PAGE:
To all of you that are trying to decide what to do with a Master Mason's apron after his passing. No Matter What You've Been Told or what you have heard please do anything with it but sell it. By no means would any brother want his apron sold or disposed of at a garage sale or flea market. When my time comes my grandson who just became a Master Mason will receive my Masonic ring and Shrine ring and if I decide to be cremated he will receive my apron also.

Aug 09, 2016
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my grandfathers apron
by: Robert

My grandfather passed away the second of August 2016. upon his requests he wanted his Masonic aprons to be returned to his lodge which is no longer around. my question is may our family bring his apron to any lodge in this area or should we follow a specific protocol in returning these aprons to the lodge. I would like to fulfill his final wishes as respectfully as possible.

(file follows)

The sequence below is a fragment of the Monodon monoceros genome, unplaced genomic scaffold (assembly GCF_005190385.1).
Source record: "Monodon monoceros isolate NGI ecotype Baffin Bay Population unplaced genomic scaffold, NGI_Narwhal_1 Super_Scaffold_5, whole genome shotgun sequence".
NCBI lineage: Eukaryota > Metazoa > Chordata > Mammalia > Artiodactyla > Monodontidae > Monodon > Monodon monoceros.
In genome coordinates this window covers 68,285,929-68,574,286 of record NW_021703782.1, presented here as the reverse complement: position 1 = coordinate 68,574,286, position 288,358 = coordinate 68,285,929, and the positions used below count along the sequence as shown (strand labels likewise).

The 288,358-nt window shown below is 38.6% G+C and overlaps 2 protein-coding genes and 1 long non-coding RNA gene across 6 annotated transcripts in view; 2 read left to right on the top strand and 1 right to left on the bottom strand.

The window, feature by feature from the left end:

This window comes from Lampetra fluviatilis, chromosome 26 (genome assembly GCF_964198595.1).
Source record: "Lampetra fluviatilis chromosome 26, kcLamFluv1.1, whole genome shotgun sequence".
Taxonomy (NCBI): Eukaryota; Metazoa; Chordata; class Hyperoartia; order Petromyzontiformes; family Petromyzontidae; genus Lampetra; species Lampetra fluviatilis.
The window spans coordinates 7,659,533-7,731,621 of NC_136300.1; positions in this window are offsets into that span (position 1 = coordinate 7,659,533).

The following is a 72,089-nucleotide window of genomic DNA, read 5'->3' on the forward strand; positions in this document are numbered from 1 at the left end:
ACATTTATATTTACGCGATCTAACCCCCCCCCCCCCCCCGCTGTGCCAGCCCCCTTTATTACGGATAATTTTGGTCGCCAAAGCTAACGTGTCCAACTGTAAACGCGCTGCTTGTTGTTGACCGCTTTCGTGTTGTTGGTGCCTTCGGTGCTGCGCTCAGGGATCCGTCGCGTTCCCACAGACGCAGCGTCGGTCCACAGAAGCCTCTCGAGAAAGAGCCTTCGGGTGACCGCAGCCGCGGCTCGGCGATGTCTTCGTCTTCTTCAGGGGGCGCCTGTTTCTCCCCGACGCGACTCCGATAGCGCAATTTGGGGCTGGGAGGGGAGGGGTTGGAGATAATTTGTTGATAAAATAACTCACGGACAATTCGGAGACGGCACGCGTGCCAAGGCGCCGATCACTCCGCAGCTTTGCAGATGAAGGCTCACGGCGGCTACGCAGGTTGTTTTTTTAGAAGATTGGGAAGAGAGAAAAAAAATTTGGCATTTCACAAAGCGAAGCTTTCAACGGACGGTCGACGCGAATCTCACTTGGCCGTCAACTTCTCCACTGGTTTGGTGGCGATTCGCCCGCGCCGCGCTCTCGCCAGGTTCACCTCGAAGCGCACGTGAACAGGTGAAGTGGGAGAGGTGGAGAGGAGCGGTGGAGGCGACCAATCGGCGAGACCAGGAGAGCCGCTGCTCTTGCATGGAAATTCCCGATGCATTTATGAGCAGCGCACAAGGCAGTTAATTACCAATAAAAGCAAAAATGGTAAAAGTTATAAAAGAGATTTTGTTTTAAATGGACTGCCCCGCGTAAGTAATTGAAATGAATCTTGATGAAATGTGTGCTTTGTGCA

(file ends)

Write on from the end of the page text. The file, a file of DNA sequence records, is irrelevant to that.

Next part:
thank you for your time.

Robert

Aug 09, 2016
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Apron reply
by: Anonymous

Robert,
Yes you can. The apron is supposed to be buried with him. But since you were given instructions. He wants that apron on display in his memory. Give to them with his name, Lodge he belonged to, his date of birth, and what level he was. The lodge will keep for him. I

I hope this helps.

Aug 12, 2016
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Re: Robert of "My Grandfather's Apron"
by: Tim

Hello Robert,
and thank you for visiting Masonsmart.

Please accept my condolences on the loss of your grandfather, and my thanks for your efforts to fulfill his wishes.

A common misconception is that a Masonic lodge is the building or place where we meet and hold our meetings. In fact, the lodge is made up of its members. It's likely that Sunshine Lodge No. 288 consolidated with or was absorbed by one of the nearby lodges. Assuming that's the case that would be the lodge you would want to deliver his Aprons to. However, it could also be that Sunshine Lodge was closed for cause or simply surrendered their charter and disbanded. If that were the case a couple of other options come to mind.